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Meissner effect and energy

  1. Jun 4, 2008 #1
    I have been considering a situation, where a piece of superconducting (SC) material is put onto a magnet and then cooled through SC transition. As I understand, repulsion occurs and the SC piece gets away from the magnet (is it correct?).

    Assuming this happens, the SC piece may shoot upwards resisting gravity. In this case work is done (against gravity) and energy should be conserved. Where does this energy come from?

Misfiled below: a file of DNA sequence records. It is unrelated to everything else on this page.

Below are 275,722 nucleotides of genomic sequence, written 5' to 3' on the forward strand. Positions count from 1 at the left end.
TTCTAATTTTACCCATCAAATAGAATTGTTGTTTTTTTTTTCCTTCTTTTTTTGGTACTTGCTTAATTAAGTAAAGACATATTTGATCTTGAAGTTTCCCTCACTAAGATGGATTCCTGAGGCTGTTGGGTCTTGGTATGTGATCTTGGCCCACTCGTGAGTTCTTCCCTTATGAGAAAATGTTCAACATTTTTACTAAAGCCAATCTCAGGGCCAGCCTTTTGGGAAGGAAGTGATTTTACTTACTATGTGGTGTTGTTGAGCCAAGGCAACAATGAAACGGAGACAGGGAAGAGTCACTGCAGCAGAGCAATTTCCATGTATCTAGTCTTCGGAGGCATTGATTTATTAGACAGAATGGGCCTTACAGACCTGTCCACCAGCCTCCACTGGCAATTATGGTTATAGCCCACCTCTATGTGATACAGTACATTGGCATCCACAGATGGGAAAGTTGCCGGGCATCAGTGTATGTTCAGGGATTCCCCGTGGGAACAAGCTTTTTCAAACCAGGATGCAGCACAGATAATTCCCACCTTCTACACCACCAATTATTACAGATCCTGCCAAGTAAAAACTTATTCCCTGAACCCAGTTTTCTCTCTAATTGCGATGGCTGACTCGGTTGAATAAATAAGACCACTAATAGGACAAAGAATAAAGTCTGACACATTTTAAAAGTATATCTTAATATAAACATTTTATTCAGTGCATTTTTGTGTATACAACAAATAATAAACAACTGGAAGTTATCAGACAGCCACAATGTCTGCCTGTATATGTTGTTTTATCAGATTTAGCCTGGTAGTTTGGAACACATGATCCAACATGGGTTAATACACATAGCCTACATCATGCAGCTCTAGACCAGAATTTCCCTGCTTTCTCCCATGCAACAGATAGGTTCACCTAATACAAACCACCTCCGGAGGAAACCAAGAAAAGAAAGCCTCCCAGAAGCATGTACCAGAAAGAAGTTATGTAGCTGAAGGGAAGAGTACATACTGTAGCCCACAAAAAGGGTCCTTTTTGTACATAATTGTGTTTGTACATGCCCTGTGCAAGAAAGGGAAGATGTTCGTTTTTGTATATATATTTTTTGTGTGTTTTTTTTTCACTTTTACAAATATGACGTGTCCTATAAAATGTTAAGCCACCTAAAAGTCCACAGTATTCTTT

Yes, I have done a search on this and did not find an answer. Thank you.
  2. jcsd
  3. Jun 5, 2008 #2


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    The energy to consider is the Helmholtz free energy of the SC. When the transition temperature is crossed, electrons in the metal form Cooper pairs and condense into a lower energy state. This released energy does the mechanical work you observe. The free energy was first examined by the London brothers ("London equations"), and developed fully by Ginzburg and Landau ("Ginzburg-Landau Theory"). Tinkham's book "Introduction to Superconductivity" has a full discussion.
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